Double-Consciousness/Double Bind: Theoretical Issues in Twentieth Century Black Literature

By Mostern, Kenneth | MELUS, Winter 1997 | Go to article overview

Double-Consciousness/Double Bind: Theoretical Issues in Twentieth Century Black Literature


Mostern, Kenneth, MELUS


Double-Consciousness/Double Bind: Theoretical Issues in Twentieth Century Black Literature. Sandra Adell. Urbana and Chicago: University of Illinois Press, 1994.

This book commands the attention of all those interested in the intersection between African American literature and contemporary critical theory. Its significance lies in two different directions. First, it takes seriously the existence of a body of theoretical writing about literature by women and men of the African diaspora since Arma Julia Cooper's 1892 discussion of the reason why Uncle Tom's Cabin is so much greater than all other literary portrayals of African Americans in A Voice From the South. That is, Adell's account, unlike any other work I know by a theorist, takes seriously the work done by Cooper, Du Bois, Senghor, and Cesaire, as well as in more recent times Maya Angelou, Joanne Braxton, Filomina Steady, and Carole Boyce-Davis as work in theory, not merely occasional essays of no theoretical interest. It is clear that Adell admires greatly the work of black literary theorists in the past, not because she sees this work coming together in a single black tradition to which she will now contribute a culminating position, but rather because she takes seriously the work that previous thinkers have done in articulating the intersection between historical methods of reading works of literature and African diaspora literatures.

Second, this is one of only two books yet published in African American literary studies from an accurately argued, orthodoxly deconstructionist critical position--the other being Ronald Judy's considerably less penetrable (Dis)forming the American Canon. (1) It is significant that both of these books extend great attention to positioning themselves against the well known work of Henry Louis Gates, which, though often referred to as "deconstructionist," has been eclectic and limited in its commitment to the implications of deconstructive thinking. And while other African Americanists have been broadly influenced by poststructuralist argument and terminology, only Adell and Judy have presented their work as suggesting the lost-term implications of deconstruction to African American literary studies. Adell is a committed deconstructionist reader who, arguing to African Americans from a particular philosophical perspective, addresses what she takes to be this perspective's implications for the future of black literary theory and black feminism.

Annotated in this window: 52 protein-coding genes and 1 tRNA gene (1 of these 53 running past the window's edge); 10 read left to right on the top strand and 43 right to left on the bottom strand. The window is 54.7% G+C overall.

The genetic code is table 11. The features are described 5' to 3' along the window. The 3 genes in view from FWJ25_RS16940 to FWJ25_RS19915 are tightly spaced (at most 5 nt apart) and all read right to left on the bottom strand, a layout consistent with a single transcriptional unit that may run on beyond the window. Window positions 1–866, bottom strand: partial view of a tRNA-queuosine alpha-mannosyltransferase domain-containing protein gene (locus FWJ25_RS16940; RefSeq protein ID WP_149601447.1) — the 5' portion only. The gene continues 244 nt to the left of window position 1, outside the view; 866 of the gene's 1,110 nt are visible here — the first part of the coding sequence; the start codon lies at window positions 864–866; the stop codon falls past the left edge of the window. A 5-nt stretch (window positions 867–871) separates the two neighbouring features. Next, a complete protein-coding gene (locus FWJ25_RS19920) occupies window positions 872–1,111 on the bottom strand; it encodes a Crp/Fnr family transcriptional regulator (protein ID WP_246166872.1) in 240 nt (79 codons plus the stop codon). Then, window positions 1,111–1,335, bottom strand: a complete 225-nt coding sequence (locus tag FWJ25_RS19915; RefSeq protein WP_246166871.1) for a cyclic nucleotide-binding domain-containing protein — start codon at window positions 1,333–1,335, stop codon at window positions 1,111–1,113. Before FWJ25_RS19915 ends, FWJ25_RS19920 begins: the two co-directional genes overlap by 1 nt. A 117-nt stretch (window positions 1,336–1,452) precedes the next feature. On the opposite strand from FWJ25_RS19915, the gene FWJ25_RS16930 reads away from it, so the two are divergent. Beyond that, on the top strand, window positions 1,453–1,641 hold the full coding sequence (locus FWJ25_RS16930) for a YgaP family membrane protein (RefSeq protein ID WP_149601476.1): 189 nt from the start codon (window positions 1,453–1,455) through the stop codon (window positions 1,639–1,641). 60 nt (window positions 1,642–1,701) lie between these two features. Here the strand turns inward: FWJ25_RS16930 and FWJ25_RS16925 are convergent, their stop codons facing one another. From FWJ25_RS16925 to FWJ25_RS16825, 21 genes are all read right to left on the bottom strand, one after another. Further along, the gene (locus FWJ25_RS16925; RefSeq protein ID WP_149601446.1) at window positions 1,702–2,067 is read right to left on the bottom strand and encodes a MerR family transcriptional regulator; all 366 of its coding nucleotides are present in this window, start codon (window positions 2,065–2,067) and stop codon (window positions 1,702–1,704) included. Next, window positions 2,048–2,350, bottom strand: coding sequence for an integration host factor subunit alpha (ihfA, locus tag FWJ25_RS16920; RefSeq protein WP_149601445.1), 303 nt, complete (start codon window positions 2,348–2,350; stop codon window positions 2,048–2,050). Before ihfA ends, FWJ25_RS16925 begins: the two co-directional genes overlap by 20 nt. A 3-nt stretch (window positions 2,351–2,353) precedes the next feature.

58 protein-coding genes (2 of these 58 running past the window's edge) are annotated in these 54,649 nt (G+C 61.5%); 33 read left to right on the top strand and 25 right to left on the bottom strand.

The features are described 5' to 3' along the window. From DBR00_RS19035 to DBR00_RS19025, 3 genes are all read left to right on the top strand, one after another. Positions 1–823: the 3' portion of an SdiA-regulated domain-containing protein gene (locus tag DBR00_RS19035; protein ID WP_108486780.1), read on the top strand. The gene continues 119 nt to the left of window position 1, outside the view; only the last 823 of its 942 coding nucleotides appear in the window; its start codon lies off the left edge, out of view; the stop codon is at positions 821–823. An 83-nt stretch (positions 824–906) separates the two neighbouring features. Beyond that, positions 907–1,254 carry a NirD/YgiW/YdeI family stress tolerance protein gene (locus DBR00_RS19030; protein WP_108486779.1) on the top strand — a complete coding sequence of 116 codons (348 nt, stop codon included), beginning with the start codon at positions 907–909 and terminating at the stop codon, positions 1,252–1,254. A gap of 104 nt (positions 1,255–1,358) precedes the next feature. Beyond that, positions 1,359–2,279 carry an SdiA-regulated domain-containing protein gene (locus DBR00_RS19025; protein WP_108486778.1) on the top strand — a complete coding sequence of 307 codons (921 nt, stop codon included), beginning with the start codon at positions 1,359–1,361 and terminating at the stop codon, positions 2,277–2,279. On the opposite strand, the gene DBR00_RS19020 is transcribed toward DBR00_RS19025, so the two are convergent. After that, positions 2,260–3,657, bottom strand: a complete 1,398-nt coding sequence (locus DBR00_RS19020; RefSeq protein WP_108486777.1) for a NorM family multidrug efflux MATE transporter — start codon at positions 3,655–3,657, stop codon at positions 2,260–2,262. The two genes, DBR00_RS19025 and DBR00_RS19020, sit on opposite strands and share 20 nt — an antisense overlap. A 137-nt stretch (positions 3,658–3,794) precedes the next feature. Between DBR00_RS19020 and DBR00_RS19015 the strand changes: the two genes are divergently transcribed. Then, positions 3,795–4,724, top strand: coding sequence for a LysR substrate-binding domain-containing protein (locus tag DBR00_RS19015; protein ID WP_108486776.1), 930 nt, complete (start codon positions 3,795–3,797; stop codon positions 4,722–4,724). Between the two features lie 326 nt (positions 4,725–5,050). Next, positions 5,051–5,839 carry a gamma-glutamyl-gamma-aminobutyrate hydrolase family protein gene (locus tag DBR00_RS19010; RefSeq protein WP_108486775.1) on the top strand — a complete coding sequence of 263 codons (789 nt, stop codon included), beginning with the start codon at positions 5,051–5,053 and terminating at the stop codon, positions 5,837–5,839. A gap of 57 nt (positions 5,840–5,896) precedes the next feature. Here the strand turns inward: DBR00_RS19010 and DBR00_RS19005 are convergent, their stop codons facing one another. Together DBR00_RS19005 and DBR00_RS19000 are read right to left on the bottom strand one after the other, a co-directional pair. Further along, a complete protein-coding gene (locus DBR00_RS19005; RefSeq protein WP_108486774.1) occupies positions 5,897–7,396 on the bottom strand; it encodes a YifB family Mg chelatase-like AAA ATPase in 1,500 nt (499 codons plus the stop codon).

One of the key arguments Adell makes with regard to the history of black theoretical writing about literature is that "black literary criticism and theory, like literary criticism and theory in general, relies on the Western philosophical tradition" (3). She contends, citing a litany of famous and not so famous arguments, that the many critics who have accused each other of being too engaged with Western philosophy persistently suppress a simple fact: inasmuch as the notions of literature and criticism arise within the Euro-American academy, and indeed, inasmuch as the culture in which literature is part of the legacy of European intellectual domination, there is no way that literary theory could emerge from anything except some framework already present in Western thought. In this context she is insistent on tracing Du Bois' notion of "double consciousness" to its roots in Hegelian idealism, Senghor's "negritude" to a poor reading of Heideggerian authenticity, and the claims of the Black aesthetic in writers like Joyce Joyce or Norman Harris to an analysis of black culture rooted in Western anthropology and linguistics. Adell does not trace these positions to Western ideas in order to trump these previous writers with a now adequately anti-Eurocentric theory; rather, she does so because she would like to see an end to the finger-pointing so that future black theory can take what it needs from the West without embarrassment. Until this happens, theory that claims authentic blackness produces two problematic consequences: first, it always insists on an ideological program for further black writing; and second, it circumvents the critique of Western theory from the inside which is present in deconstruction. …

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